Elon Musk’s “thermonuclear” trial for hate ads on X… actually confirms them

Image credits: TechCrunch

Elon Musk’s But the lawsuit appears to confirm what he claims is defamatory.

Media Matters published an article last Thursday with screenshots showing ads from IBM, Apple, Oracle and others appearing alongside hateful content – ​​such as pro-Hitler content.

IBM and Apple have since pulled their ads from X, arguably a blow to a company already facing an exodus of advertisers. (It didn’t help that Musk himself appears to personally support some anti-Semitic views.)

The article angered Musk, and the billionaire vowed over the weekend that “the split-second court will open on Monday, X Corp will file a thermonuclear lawsuit against Media Matters and everyone who has been colluded in this fraudulent attack against our company.

The complaint was indeed filed, but it appears that the promised warhead is missing. You can read it here, it’s quite short. The company alleges that Media Matters defamed X, having “fabricated” or “invented” the images; that she had not “found” the ads as claimed, but rather “had”created these couples in secret. (Emphasis theirs.)

If these images had actually been fabricated or created in the manner that is implied in the language used here, it would indeed be a serious blow to the credibility of Media Matters and its reporting. But X’s lawyers do not want to say that the images were fabricated. In fact, CEO Linda Yaccarino posted today that “only two users saw Apple’s ad alongside the content,” which seems to directly contradict the idea that the associations were fabricated.

Media Matters certainly set up the conditions for these ads to appear by using an older account (no ad filter) and then only following the advertisers’ hate accounts and corporate accounts. Certainly, the number of users who only follow neo-Nazis and big tech brands is limited. But the ads unmistakably appeared in the feed alongside that content, as Yaccarino confirmed.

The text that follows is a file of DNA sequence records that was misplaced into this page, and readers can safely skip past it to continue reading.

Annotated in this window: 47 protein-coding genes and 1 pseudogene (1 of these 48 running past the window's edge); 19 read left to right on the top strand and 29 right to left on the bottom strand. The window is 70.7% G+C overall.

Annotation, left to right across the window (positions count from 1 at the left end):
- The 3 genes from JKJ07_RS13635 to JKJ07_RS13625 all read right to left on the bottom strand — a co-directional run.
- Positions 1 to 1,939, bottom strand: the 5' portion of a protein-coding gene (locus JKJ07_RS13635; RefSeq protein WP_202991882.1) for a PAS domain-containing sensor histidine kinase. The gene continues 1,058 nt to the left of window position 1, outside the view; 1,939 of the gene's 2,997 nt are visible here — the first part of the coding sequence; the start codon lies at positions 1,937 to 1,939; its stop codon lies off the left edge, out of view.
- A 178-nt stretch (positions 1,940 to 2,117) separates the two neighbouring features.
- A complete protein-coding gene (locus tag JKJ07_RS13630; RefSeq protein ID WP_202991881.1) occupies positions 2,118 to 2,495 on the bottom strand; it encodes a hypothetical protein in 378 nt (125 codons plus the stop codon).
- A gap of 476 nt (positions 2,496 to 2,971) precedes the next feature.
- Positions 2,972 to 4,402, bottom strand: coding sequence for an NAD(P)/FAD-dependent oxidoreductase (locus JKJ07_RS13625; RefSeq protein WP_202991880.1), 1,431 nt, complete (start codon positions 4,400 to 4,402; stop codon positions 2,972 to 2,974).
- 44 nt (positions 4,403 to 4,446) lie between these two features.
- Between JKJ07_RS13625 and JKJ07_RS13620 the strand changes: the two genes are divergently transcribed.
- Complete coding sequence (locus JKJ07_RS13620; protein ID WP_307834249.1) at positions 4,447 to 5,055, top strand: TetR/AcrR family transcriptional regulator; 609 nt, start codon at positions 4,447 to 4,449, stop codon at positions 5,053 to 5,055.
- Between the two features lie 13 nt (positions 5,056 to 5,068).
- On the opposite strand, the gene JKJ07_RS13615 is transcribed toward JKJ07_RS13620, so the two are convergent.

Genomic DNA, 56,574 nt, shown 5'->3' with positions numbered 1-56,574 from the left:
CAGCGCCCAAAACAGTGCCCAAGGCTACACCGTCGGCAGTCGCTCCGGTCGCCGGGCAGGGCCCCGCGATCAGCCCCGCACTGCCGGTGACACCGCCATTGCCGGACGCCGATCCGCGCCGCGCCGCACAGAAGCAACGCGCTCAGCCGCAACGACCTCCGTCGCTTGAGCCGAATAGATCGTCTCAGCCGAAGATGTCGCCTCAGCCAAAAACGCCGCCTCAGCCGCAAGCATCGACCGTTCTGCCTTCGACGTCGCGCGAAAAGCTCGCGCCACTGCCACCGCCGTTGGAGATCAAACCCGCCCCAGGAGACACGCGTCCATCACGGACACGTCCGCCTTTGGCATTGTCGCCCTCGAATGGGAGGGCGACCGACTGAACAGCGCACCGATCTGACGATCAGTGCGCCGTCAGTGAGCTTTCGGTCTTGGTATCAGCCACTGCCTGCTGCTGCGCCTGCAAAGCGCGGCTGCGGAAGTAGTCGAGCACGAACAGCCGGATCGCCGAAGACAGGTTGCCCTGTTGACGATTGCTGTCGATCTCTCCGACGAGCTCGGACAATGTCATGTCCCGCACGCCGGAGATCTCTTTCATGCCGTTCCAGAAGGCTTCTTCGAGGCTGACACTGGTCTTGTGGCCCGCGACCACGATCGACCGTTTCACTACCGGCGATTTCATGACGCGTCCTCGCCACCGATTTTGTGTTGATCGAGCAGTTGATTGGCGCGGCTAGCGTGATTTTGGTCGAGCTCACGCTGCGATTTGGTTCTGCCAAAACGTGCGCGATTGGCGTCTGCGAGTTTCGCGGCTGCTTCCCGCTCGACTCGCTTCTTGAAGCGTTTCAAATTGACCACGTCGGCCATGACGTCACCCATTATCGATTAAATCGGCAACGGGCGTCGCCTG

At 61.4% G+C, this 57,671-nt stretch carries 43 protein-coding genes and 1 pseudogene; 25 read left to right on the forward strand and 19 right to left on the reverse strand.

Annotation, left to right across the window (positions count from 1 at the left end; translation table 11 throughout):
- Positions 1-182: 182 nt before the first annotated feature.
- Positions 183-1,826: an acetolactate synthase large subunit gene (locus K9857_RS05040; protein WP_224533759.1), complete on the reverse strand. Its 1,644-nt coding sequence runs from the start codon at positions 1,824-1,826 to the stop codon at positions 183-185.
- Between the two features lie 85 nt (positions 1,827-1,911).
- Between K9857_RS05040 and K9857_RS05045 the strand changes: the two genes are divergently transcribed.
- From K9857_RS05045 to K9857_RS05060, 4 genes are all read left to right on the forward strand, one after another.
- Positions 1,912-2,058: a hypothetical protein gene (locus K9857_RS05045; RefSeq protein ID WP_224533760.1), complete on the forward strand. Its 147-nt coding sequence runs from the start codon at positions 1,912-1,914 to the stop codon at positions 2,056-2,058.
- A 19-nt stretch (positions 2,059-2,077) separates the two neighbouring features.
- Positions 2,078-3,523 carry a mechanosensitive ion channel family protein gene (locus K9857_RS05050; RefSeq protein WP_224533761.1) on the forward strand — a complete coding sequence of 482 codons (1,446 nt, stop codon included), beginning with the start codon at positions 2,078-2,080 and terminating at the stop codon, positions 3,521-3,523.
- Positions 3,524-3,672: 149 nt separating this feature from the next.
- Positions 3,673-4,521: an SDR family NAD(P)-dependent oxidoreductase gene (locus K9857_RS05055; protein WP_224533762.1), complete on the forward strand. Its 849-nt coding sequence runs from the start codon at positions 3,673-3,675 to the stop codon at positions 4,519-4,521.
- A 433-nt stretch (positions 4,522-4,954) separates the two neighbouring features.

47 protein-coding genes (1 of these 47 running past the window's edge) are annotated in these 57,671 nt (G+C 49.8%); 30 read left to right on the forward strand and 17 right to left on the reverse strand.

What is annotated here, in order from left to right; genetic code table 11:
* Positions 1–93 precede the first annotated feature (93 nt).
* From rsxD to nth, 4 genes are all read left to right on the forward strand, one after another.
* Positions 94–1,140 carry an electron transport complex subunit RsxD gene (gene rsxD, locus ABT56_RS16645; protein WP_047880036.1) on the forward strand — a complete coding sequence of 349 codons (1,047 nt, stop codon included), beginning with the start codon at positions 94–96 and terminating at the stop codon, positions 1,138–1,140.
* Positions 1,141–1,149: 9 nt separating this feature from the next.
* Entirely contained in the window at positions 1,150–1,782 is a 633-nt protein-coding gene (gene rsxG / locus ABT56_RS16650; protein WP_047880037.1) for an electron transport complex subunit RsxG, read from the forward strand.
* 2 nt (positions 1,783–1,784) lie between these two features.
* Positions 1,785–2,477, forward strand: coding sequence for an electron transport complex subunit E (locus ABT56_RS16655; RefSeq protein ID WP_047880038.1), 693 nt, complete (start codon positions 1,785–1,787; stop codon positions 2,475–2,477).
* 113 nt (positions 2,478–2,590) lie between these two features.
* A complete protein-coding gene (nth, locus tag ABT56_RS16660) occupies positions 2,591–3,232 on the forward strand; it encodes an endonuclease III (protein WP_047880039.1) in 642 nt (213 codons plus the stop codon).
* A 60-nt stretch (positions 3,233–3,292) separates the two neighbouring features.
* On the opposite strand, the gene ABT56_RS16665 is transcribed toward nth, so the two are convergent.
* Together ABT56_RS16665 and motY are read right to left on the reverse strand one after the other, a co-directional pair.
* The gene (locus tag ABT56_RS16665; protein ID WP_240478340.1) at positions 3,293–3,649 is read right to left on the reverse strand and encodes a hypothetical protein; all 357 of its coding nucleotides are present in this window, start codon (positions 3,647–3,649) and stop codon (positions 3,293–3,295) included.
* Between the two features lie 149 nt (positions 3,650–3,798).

The lawsuit says these accounts were “known for producing extreme and fringe content,” but they were only demonetized after Media Matters reported them. So X knew they were extreme, but did not demonetize them – this is what the lawsuit expressly states.

So there doesn’t appear to be anything inherently fraudulent or fabricated about the claim that these ads appeared alongside this content. Because they did. It just hadn’t happened to a “genuine user” yet, but the conditions for it to happen weren’t really that strange. Angelo Carusone, who runs Media Matters, also pointed out on X, shortly after Yaccarino’s confirmation, that ads had been placed on a search for “killed Jews.”

Moderating hateful content is obviously incredibly difficult, and most social networks have found it to be a constant struggle against mutating hashtags, usernames, and hateful slang. But Yaccarino had said earlier that brands were “protected from the risk of being exposed” to hateful content. Incompletely, it seems.

The borderline case presented by Media Matters may not be representative of the average user, but it shows something that is perfectly possible on risk. Even those who were not mentioned, X’s lawyers write:

Media Matters’ manipulation has been so severe that companies that weren’t even featured in the article have also removed ads from X. These companies include Lionsgate, Warner Bros. Discovery, Paramount and Sony.

This is probably not true. For example, Lionsgate specifically stated that “Elon’s tweet” was the reason for their decision to leave.

The lawsuit, filed in the Northern District Court of Texas, seeks $100,000 in damages and a jury trial, although neither outcome appears likely.

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